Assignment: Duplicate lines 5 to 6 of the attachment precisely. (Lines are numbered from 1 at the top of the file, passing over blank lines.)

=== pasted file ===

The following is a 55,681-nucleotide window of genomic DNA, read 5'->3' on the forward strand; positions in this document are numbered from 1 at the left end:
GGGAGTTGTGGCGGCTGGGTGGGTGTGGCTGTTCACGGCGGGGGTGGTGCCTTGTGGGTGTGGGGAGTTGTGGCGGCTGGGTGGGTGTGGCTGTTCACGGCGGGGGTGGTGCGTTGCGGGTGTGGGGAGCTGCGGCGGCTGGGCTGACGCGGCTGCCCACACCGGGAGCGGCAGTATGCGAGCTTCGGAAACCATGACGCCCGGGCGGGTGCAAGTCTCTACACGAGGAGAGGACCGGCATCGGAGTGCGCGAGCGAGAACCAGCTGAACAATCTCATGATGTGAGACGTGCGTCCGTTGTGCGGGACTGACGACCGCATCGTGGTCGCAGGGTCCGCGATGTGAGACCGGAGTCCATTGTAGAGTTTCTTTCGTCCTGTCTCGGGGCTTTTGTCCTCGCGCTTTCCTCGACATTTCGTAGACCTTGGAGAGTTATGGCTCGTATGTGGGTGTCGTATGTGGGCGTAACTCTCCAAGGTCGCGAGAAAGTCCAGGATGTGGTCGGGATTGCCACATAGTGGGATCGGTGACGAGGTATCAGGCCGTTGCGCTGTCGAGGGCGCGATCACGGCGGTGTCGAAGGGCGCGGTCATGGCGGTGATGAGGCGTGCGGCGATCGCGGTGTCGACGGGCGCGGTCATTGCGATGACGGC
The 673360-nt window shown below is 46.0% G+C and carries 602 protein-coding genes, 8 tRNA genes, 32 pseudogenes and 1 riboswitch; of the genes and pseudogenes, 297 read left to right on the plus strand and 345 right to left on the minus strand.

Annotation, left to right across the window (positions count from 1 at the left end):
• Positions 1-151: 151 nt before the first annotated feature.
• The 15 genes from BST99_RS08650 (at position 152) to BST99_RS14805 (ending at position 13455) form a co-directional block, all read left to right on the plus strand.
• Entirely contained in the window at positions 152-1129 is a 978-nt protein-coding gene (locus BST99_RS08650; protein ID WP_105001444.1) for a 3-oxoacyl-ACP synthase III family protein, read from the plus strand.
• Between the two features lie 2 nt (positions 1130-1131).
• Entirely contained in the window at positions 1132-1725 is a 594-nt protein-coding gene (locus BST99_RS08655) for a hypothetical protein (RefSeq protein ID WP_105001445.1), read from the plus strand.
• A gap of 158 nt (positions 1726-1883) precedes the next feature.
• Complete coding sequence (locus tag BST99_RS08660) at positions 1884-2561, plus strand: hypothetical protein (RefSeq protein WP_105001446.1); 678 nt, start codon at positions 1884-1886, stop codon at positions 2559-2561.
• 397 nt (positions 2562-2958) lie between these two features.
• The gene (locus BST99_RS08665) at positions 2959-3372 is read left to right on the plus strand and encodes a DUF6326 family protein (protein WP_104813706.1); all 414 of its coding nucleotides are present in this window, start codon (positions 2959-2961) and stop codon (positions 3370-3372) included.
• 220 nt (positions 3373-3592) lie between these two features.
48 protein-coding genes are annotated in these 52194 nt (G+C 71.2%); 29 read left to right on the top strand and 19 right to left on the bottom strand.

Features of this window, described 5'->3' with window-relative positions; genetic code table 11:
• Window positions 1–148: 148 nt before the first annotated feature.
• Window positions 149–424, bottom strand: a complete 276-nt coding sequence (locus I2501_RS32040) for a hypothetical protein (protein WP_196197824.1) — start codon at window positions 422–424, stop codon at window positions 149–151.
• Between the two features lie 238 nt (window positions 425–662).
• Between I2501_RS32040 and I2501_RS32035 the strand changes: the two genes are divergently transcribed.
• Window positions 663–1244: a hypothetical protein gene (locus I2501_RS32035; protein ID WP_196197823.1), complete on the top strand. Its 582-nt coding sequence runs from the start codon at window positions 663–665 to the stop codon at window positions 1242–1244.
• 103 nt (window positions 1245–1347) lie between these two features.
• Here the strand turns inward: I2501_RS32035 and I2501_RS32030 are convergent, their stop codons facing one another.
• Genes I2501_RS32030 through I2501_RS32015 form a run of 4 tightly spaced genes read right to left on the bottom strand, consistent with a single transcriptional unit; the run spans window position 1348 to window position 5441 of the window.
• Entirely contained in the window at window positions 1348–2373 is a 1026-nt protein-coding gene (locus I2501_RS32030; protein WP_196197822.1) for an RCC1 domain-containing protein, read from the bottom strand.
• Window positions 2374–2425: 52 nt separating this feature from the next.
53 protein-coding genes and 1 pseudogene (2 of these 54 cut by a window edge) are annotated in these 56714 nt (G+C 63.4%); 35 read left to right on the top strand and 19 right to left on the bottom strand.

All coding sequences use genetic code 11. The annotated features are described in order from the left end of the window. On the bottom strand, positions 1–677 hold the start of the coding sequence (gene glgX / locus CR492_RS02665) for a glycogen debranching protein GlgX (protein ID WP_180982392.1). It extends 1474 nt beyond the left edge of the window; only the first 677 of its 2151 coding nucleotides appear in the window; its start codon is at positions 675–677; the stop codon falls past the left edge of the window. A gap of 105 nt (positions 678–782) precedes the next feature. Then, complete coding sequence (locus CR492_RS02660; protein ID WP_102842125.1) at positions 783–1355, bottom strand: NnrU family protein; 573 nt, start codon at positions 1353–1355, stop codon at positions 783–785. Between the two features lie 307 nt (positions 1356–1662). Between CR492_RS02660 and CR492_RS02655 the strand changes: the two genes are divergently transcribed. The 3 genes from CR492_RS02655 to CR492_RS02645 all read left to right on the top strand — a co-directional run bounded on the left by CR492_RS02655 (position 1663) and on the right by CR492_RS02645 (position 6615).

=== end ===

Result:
• Positions 1-151: 151 nt before the first annotated feature.
• The 15 genes from BST99_RS08650 (at position 152) to BST99_RS14805 (ending at position 13455) form a co-directional block, all read left to right on the plus strand.